Belfast Telegraph

Tories intend to cut taxes for working families, Theresa May says

Theresa May has said it is her "firm intention" to reduce taxes for ordinary working families if she is returned to power in the General Election on Thursday.

Campaigning in West Yorkshire, the Prime Minister reiterated her assurance that the Conservatives remained a "low-tax" party.

However, she stopped short of repeating an apparent promise by Defence Secretary Sir Michael Fallon that there would be no rise in income tax for higher earners.

Mrs May said: "Our position on tax hasn't changed. We have set it out in the manifesto.

"What people will know when they go to vote on Thursday is that it is the Conservative Party that always has been, is and always will be a low-tax party.

"It is our firm intention to reduce taxes for ordinary working families."

The Conservative manifesto, published last month, said there would be no increase in VAT but dropped David Cameron's pledge in the 2015 general election not to raise income tax or national insurance contributions.

However, in an interview with The Daily Telegraph, Sir Michael said voting Conservative was "the only way" people could be sure income tax would not be hiked.

Asked if high earners could confidently vote Conservative next week, safe in the knowledge that their income tax would not go up, Sir Michael said: "Yes.

"You've seen our record. We're not in the business of punishing people for getting on, on the contrary we want people to keep more of their earnings.

"The only way they can be sure their taxes won't rise is to vote Conservative. We already know your tax will go up if you vote Labour on Thursday."

The manifesto commits the Tories to increasing the personal allowance to £12,500 and the threshold for the 40p higher rate to £50,000 by 2020.

Labour's plans would see the 45p rate of income tax kick in for people earning £80,000 instead of the current £150,000, with a new 50p rate for people earning more than £123,000.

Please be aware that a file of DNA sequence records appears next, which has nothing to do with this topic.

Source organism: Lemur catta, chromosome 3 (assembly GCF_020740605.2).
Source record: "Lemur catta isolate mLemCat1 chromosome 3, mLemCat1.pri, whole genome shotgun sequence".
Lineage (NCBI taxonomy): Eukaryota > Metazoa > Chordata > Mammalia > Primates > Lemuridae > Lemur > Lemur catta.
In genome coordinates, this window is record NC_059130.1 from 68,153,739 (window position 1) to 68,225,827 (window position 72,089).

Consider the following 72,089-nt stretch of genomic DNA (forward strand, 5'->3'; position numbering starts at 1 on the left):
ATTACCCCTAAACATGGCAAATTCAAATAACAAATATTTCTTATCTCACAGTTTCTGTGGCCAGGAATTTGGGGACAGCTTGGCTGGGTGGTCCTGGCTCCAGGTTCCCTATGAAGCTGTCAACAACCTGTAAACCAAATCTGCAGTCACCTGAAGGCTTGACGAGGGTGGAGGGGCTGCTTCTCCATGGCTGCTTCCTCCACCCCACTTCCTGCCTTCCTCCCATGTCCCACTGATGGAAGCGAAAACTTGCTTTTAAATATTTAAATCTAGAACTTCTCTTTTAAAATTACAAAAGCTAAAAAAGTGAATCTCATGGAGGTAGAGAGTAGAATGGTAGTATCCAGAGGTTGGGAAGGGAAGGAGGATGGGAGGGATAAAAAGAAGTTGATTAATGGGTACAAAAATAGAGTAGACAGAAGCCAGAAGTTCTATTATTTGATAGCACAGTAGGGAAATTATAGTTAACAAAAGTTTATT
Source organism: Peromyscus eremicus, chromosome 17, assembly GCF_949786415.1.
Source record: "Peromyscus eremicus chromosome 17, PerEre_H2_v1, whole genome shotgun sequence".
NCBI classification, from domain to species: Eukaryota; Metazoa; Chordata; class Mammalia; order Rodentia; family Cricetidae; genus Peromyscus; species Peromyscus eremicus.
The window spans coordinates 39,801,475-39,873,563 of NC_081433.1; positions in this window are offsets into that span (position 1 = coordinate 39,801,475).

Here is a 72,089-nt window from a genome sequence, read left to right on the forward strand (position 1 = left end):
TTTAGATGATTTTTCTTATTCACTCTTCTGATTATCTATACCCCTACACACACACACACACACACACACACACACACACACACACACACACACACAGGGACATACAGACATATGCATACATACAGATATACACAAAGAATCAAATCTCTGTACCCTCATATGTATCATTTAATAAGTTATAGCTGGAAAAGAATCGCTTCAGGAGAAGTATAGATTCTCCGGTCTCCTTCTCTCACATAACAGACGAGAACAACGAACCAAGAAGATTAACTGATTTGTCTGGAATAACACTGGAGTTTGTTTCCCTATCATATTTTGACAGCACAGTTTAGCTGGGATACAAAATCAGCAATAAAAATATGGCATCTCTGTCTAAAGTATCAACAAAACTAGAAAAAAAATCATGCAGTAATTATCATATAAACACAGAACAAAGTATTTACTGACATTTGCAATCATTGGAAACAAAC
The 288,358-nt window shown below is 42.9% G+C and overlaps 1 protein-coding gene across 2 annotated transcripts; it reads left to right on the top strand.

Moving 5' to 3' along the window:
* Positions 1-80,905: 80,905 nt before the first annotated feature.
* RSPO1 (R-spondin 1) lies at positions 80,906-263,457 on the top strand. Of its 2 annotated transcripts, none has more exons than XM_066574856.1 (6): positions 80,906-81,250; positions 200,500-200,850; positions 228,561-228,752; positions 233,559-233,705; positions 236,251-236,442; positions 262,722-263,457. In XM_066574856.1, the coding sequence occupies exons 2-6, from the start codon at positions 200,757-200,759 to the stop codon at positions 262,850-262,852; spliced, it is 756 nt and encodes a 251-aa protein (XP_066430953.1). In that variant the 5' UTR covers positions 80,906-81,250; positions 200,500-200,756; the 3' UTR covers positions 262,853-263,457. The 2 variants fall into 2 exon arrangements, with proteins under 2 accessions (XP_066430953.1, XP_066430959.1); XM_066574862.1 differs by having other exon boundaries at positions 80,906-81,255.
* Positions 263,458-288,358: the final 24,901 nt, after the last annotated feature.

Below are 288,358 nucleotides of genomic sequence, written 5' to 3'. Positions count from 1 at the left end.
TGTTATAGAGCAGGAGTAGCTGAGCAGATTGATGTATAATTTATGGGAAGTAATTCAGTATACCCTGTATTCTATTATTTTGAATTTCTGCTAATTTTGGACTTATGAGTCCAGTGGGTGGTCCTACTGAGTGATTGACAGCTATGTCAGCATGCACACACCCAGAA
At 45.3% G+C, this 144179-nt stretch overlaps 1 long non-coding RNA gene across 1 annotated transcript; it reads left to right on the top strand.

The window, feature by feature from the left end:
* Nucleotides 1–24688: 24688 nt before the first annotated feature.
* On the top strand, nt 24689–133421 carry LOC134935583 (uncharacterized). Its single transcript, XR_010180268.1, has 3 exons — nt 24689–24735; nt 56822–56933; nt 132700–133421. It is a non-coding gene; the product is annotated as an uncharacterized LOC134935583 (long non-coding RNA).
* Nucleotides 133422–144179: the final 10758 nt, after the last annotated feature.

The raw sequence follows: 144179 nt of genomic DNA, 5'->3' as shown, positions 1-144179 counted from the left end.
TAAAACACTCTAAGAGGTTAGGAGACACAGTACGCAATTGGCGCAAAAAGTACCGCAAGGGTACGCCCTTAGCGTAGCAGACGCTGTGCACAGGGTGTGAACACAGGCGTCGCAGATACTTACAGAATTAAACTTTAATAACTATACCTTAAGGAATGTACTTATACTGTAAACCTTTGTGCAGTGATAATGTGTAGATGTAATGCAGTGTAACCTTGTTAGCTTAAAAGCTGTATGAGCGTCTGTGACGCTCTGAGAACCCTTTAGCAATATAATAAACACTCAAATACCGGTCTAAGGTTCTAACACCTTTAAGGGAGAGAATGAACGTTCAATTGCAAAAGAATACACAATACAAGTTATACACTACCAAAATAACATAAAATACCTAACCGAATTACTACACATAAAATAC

Sir Michael said: "You can be sure your tax will go up if you're a higher-rate taxpayer if you stay at home on Thursday.

"We need every single vote, not simply to show Brussels we're serious about the Brexit negotiations but to underpin the strong economy we've created."

The Defence Secretary said Labour had announced a further £9.5 billion of unfunded spending on top of the £48.6 billion of policy pledges contained in its manifesto.

The extra plans include £6 billion for writing off student debt, £3.3 billion on unfreezing benefits and £134 million on capping regulated rail fares, he said.

For Labour, shadow chancellor John McDonnell said Sir Michael's comments showed the Tories were the party for "the few, not the many".

"The mask has finally slipped," he said.

"The only guarantee the Tories are prepared to give at this election is to big business and high earners while low and middle income earners have seen no guarantee from Theresa May that their taxes won't be raised and pensioners are left to worry about whether they will be able to heat their homes or even keep their homes, with no clarity on cuts to winter fuel payments or the dementia tax."

For the Liberal Democrats, former business secretary Sir Vince Cable said: "Michael Fallon's comments raise the obvious question as to where the Conservatives will raise the money that their Chancellor knows will be needed if promised funding for schools, the NHS, the police and defence is to materialise.

"Since they are ruling out increases in income, corporate tax and VAT we must assume that there will be an increase in national insurance and in various 'stealth taxes' yet to be specified. It undoubtedly raises suspicions."

Jeremy Corbyn said the Tories were in "chaos" over their tax plans.

After hosting a roundtable with pensioners in Lincoln, the Labour leader told reporters: "I think there's complete chaos going on at the top of the Government.

"One minister says they're going to give no more tax rises indeed possibly tax reductions for the very wealthiest, then they can't answer the question about tax rises for the rest of the population, then they can't answer the questions about funding social care.

"Let's be clear - what Labour are offering is no tax rises or national insurance rises or VAT rises for 95% of the population."